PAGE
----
It is doubtful whether his political concepts were definitely formed at the time of his meteoric rise to power. Dollfuss did not have a systematic mind. His strength was his capacity to master a situation with sharp intelligence and intuition. He was quick—sometimes too quick—in his decisions, but he was ready to change. In the early post-War times he had spent a happy period in Germany, had married a German girl, and was filled with the hope for a greater Germany. Only slowly—and largely under the impress of the inner German developments—did his idea of a specific Austrian mission arise. By 1932 he had become the executor of Seipel’s political will. The rise of Hitler to power even opened for a short time the vision of a Catholic unification with southern Germany to counteract the centralizing, anti-European tendencies in the Third Reich and to take up the old fight for hegemony over the Germanic people. Austria could have become a new point of crystallization. Maybe such a challenge could have been seized only by a democratic Austria and not by another authoritarian state — a state which did not possess even the popular backing of German National Socialism.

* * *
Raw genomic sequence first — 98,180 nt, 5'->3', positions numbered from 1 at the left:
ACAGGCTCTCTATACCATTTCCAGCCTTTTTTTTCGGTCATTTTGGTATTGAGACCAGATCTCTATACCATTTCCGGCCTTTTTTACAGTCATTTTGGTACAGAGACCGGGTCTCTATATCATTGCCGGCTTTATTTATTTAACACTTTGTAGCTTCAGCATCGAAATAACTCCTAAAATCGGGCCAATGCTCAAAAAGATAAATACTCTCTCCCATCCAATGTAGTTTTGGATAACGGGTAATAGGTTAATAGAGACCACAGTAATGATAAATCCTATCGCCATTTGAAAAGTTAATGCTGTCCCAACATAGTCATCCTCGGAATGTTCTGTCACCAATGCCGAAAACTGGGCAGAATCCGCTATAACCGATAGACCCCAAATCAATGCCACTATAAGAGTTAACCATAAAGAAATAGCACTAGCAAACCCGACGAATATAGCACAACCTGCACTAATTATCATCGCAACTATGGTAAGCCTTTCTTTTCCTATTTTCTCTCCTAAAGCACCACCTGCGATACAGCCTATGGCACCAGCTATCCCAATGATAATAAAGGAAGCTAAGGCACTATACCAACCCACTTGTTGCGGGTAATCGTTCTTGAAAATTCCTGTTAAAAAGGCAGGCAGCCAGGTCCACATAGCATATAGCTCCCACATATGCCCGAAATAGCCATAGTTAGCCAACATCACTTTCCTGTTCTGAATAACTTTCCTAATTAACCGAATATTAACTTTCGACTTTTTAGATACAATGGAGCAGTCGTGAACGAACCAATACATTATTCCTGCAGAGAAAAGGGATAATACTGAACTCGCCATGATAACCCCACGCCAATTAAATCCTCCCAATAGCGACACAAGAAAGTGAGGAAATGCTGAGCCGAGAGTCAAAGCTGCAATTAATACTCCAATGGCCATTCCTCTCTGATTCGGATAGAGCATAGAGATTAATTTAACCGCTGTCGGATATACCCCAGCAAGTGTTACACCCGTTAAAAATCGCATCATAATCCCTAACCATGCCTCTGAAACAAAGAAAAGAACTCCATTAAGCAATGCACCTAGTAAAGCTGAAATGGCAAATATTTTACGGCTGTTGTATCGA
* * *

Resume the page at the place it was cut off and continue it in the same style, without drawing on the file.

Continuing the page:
International circumstances again figured decisively in this anti-parlicamentarian development of Austria. However, the final constitution of 1934 corresponded with the conservative and Catholic view of Dollfuss. It was based on the corporative principles laid down in the papal encyclical “Quadragesimo Anno” of Pius XL The preamble of the new constitution declared that “in the name of God the Almighty from whom all right proceeds, the Austrian people receives this constitution for its Christian German Federal State on a co-operative foundation.” The new constitution undoubtedly strengthened the alliance between the Vatican and Austria, making the latter a pillar of political Catholicism in Europe. It also expressed the close collaboration with Fascism, which certainly was influential in its creation.